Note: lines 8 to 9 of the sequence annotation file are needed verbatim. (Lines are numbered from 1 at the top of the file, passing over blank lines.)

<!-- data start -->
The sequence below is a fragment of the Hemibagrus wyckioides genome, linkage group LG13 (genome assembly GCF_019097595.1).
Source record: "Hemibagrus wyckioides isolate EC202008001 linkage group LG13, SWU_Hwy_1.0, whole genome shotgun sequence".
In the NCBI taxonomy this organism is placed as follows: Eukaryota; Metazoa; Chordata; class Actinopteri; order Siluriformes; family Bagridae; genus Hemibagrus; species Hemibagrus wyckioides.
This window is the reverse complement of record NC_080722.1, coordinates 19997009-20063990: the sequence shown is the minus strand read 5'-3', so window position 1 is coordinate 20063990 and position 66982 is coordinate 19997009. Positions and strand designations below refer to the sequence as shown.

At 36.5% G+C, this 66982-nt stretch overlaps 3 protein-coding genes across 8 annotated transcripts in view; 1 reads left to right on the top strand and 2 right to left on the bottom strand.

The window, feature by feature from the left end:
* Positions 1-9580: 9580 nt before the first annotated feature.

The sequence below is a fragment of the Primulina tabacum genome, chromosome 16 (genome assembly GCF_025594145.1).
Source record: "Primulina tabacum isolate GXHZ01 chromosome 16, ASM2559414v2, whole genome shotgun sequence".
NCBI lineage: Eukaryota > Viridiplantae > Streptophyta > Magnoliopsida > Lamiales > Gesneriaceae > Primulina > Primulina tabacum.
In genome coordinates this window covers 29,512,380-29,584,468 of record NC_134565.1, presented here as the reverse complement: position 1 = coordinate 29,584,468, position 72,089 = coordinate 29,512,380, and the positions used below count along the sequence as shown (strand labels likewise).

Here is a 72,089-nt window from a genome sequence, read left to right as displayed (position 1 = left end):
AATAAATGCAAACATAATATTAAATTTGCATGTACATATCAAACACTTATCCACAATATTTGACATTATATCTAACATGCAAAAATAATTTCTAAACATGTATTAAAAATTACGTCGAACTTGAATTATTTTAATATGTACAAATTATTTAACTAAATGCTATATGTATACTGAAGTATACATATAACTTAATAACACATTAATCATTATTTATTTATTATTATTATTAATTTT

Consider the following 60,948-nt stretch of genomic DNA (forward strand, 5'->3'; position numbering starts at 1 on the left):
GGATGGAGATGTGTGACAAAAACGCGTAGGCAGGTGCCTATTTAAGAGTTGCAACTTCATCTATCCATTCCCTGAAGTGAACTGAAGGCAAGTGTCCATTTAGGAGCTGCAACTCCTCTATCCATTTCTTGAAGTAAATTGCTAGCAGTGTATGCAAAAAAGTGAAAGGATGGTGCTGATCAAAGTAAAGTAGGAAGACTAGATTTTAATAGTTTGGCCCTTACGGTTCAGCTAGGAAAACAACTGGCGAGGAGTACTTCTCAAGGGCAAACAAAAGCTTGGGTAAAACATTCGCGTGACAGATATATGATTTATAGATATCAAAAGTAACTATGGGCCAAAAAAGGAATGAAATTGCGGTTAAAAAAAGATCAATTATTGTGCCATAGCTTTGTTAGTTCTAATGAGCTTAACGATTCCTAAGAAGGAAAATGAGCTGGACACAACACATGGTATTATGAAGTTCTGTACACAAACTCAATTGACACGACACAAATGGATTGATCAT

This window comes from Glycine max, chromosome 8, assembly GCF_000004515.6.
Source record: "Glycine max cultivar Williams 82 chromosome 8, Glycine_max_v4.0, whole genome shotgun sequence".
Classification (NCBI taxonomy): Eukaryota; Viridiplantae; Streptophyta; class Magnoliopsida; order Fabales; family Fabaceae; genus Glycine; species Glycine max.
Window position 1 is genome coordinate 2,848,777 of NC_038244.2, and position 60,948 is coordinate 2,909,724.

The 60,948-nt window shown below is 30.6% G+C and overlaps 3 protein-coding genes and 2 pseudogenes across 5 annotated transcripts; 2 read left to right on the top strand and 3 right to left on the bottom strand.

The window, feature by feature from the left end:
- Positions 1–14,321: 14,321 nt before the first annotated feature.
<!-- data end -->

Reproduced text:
The sequence below is a fragment of the Primulina tabacum genome, chromosome 16 (genome assembly GCF_025594145.1).
Source record: "Primulina tabacum isolate GXHZ01 chromosome 16, ASM2559414v2, whole genome shotgun sequence".